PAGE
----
For example, if you own a business and are trying to ‘increase sales’, try to view this problem from the point of view of, say, a customer. Also, imagine how people in various roles would frame the problem. If the problem looks too dull for you, invest the time adding vigor to it while . One thing is ‘to create a personal development blog’, another completely different is to ’empower readers to live fully’.
For example, from the customer’s viewpoint, this may be a matter of adding features to your product that one would be willing to pay more for. One trick that usually helps when you’re stuck with a problem is turning it on its head.
Play freely with the problem statement, rewording it several times.
For a methodic approach, take single words and substitute variations. Try replacing ‘increase’ with ‘attract’, ‘develop’, ‘extend’, ‘repeat’ and see how your perception of the problem changes.
The definition of the problem will be the focal point of all your problem-solving efforts.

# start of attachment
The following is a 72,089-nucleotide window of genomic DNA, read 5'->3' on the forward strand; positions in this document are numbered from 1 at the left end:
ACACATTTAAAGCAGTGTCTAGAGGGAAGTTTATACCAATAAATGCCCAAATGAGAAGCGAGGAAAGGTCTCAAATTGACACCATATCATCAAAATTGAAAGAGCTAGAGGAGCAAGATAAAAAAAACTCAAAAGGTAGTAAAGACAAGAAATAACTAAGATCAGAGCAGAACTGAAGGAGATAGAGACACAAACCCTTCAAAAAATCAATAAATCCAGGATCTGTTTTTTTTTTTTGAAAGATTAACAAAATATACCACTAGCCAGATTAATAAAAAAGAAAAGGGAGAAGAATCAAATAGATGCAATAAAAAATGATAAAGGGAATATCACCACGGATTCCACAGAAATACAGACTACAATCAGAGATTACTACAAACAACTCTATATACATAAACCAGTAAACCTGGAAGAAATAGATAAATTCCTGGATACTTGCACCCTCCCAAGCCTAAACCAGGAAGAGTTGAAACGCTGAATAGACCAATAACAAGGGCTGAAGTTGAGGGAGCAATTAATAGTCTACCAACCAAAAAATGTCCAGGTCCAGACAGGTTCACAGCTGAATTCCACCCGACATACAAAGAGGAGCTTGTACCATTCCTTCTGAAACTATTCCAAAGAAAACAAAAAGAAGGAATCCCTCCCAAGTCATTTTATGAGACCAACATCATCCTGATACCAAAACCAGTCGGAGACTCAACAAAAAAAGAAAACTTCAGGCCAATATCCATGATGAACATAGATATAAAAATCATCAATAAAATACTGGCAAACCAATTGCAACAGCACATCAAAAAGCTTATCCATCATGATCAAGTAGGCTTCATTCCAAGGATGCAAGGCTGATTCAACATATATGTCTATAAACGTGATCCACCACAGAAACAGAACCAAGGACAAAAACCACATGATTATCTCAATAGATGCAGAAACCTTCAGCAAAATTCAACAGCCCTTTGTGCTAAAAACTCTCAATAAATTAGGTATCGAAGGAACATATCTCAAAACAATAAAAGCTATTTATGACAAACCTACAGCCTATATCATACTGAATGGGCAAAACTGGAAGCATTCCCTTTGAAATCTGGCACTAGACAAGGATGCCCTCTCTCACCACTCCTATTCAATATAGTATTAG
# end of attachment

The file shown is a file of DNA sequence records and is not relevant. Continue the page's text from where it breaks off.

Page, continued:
As such, it makes sense to devote as much attention and dedication to problem definition as possible.But go further and test each assumption for validity: think in ways that they might not be valid and their consequences.What you will find may surprise you: that many of those bad assumptions are self-imposed — with just a bit of scrutiny you are able to safely drop them.A rich vocabulary plays an important role here, so you may want to use a thesaurus or develop your vocabulary.Every problem — no matter how apparently simple it may be — comes with a long list of assumptions attached.Some of the typical questions you can ask to make a problem more specific are: : words that are stricter in meaning than the given one. two hyponyms of ‘car’ are ‘minivan’ and ‘limousine’). Before rushing to solve a problem, always make sure you look at it from different perspectives. Try to find the differences and similarities on how the different roles would deal with your problem.Looking at it with different eyes is a great way to have instant insight on new, overlooked directions. There isn’t a one-size-fits-all formula for properly crafting the perfect problem statement, but there are some language constructs that always help making it more effective: In addition to using effective language constructs, it’s important to come up with a problem statement that truly excites you so you’re in the best frame of mind for creatively tackling the problem. One thing is to ‘increase sales’ (boring), another one is ‘wow your customers’.If each problem is part of a greater problem, it also means that each problem is composed of many smaller problems.It turns out that decomposing a problem in many smaller problems — each of them more specific than the original — can also provide greater insights about it.‘Chunking the problem down’ (making it more specific) is especially useful if you find the problem overwhelming or daunting.Write a list and expose as many assumptions as you can — especially those that may seem the most obvious and ‘untouchable’.That, in itself, brings more clarity to the problem at hand.